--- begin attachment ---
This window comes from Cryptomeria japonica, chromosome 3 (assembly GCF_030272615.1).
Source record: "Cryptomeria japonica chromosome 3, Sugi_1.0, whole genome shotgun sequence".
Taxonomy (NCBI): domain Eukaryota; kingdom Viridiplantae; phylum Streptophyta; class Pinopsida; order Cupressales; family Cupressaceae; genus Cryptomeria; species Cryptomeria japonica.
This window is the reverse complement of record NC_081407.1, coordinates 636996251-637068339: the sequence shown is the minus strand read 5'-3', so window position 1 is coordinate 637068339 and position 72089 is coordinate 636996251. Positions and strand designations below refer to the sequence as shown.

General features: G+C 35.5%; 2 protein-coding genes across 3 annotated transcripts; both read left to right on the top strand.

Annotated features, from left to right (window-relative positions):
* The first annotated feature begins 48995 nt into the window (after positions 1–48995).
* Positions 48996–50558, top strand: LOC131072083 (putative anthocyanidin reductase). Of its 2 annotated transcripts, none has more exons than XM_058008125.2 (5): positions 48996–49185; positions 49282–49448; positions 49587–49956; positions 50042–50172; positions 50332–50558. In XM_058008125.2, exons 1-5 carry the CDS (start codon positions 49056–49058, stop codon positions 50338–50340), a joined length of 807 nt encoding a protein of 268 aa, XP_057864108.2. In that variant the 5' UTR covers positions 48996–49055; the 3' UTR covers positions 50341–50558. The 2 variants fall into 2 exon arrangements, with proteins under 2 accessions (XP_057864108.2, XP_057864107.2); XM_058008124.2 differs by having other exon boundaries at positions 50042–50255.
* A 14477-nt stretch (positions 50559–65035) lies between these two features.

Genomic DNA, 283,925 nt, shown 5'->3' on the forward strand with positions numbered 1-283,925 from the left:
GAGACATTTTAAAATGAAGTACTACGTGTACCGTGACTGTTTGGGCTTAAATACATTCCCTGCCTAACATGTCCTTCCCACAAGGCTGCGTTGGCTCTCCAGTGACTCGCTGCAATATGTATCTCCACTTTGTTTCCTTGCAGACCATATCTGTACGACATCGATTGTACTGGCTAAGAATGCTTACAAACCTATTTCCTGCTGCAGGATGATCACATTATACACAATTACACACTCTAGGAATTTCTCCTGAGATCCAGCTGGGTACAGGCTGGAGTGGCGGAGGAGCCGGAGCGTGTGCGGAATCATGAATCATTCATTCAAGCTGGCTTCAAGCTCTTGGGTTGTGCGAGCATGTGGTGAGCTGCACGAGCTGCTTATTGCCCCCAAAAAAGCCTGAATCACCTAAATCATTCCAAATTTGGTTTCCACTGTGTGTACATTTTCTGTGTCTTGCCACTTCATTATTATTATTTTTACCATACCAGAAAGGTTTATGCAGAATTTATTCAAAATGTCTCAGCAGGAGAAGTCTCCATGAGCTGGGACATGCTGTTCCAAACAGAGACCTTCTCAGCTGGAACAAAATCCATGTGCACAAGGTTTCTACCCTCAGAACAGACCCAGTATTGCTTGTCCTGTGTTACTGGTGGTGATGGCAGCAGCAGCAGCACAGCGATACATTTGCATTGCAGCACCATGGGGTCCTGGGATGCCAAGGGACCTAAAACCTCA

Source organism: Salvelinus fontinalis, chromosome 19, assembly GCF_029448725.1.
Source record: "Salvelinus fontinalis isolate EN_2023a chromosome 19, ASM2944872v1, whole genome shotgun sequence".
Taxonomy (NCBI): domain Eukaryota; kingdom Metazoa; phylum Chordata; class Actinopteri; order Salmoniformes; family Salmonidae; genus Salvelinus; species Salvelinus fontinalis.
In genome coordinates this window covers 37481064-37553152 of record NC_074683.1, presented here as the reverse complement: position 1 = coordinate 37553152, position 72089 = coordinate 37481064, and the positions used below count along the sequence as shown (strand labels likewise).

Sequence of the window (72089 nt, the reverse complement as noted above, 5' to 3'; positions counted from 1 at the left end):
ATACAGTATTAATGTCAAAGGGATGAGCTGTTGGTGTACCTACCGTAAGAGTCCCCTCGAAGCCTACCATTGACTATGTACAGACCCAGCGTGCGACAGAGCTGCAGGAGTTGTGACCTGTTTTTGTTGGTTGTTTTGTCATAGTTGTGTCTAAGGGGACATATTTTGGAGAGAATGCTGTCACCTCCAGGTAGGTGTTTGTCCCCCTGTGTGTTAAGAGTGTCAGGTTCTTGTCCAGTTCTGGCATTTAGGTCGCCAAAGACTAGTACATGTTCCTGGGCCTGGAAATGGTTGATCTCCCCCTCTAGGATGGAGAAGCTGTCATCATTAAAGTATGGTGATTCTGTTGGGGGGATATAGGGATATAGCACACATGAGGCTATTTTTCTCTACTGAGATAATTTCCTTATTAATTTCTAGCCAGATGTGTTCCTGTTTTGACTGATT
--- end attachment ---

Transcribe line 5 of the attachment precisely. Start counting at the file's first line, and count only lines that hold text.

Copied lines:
General features: G+C 35.5%; 2 protein-coding genes across 3 annotated transcripts; both read left to right on the top strand.